There is, however, one aspect of Sheppard’s performance over which some listeners might disagree. When the right-hand melody of the first four bars is passed to the left hand, he has no hesitation in letting it dominate over the right hand. On the instruments available to Bach (if we ignore the fact that he was asked to try out a few fortepianos at the end of his life) this could only be done with a double manual harpsichord or organ. Some of the variations are marked for 2 keyboards (though the object was basically to allow the hands to cross freely) but this variation is marked for one. None of the others points out to the listener Bach’s contrapuntal dialogue to this extent and it is Kempff who most completely lets both hands remain at the same volume, leaving the counterpoint to speak for itself. Interestingly, of the four pianists, Kempff was the only one (as far as I know) who also trained as an organist, so he would have been used to equal balancing of the parts from the beginning. Personally I rejoice in the lively dialogue between the voices which Sheppard creates and I don’t feel it goes actually beyond the baroque aesthetic.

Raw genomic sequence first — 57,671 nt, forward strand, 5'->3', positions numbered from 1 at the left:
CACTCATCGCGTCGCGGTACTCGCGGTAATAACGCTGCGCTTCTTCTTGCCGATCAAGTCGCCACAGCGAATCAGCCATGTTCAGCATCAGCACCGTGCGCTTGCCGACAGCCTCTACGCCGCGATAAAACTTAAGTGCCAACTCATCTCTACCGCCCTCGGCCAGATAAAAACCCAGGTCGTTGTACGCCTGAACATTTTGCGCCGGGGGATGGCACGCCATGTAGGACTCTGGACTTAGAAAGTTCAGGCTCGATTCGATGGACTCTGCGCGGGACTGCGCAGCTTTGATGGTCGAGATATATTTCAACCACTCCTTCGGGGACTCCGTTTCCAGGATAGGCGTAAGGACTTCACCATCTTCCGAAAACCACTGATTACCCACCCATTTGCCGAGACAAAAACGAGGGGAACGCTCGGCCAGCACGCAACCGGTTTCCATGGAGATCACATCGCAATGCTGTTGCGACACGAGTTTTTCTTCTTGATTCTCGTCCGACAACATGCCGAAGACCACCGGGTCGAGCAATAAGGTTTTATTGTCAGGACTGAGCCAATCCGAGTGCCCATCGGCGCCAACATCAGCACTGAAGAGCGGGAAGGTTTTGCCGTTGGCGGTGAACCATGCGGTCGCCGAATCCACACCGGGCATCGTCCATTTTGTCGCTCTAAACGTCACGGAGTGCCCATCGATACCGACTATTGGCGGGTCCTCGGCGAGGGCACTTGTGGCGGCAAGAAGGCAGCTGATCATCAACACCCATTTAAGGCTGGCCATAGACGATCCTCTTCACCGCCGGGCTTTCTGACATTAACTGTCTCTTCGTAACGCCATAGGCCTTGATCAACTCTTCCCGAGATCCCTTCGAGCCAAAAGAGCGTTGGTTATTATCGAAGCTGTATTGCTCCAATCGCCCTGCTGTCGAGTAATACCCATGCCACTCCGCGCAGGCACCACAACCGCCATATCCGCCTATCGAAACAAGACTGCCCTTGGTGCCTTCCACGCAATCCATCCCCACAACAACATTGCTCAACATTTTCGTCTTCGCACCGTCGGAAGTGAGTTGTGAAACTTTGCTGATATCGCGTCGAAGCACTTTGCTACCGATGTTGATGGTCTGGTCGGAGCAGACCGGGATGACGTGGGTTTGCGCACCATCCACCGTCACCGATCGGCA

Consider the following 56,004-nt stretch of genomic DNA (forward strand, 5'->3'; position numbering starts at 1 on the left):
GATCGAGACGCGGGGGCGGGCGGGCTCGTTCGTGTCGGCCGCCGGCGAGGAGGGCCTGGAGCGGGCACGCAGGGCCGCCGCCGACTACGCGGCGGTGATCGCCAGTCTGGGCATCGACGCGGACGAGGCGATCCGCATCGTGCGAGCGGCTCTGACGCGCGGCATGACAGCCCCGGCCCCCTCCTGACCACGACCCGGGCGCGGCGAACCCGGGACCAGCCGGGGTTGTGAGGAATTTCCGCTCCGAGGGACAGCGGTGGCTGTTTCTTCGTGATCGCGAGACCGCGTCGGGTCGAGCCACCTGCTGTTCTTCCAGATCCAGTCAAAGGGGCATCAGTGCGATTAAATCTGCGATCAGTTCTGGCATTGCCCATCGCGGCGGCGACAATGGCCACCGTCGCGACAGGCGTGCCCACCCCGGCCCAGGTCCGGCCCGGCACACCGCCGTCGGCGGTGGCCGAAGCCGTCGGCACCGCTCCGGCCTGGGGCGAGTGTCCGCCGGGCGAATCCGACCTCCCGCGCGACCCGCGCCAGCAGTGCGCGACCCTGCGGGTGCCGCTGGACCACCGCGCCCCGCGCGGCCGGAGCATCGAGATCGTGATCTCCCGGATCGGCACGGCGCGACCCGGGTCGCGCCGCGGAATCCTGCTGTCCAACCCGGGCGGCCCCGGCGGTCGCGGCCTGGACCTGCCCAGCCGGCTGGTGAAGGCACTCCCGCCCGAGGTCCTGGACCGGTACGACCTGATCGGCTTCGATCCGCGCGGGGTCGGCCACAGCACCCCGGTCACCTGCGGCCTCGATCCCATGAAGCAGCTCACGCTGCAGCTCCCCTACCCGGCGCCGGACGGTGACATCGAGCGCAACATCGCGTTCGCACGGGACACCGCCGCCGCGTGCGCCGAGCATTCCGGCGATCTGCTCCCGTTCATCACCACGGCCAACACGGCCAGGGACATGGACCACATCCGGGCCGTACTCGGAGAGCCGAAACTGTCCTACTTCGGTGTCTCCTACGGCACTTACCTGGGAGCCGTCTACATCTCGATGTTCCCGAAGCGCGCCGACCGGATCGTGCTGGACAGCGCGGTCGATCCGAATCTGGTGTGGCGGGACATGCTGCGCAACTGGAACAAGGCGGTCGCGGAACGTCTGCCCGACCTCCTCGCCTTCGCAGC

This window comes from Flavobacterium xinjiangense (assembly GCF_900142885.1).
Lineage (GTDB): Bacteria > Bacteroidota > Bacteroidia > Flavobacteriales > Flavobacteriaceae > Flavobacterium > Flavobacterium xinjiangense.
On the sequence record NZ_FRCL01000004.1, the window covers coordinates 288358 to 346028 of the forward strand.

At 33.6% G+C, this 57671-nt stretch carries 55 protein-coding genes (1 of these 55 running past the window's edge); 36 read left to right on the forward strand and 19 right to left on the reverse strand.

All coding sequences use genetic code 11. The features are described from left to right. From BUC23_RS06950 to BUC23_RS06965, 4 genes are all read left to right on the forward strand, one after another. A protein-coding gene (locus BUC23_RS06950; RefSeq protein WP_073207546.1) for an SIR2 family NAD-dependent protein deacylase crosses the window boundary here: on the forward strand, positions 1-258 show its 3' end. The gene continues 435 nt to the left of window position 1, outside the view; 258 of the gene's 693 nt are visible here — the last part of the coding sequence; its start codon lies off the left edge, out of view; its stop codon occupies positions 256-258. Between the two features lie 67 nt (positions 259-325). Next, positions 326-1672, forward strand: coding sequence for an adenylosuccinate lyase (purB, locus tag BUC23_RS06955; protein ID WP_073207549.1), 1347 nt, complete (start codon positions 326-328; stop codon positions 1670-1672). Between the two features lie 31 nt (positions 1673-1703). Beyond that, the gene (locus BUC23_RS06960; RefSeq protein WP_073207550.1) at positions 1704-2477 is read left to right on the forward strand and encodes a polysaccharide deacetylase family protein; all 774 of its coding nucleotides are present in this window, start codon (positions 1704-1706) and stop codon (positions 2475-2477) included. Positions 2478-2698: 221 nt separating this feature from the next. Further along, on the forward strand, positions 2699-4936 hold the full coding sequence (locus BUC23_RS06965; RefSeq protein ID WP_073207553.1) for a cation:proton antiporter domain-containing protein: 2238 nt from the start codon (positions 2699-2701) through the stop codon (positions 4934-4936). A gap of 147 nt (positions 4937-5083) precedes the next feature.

Variation 2

This has an obvious continuity of mood with the preceding variation so it is not surprising if the performers yield similar results: Sheppard the most sheerly delightful with his light detached playing, Perahia in similar vein but a mite heavier, Kempff more legato but by no means heavy, Gould 1955 brilliant but a little manic. Gould 1981 convinces more here since he lets us appreciate the two-part writing in the upper voices, and a detail like the suddenly singing legato bass-line after the double bar (the bass has been scrupulously staccato till now) show how deeply he had re-thought his interpretation, whatever we think of the results.

Variation 3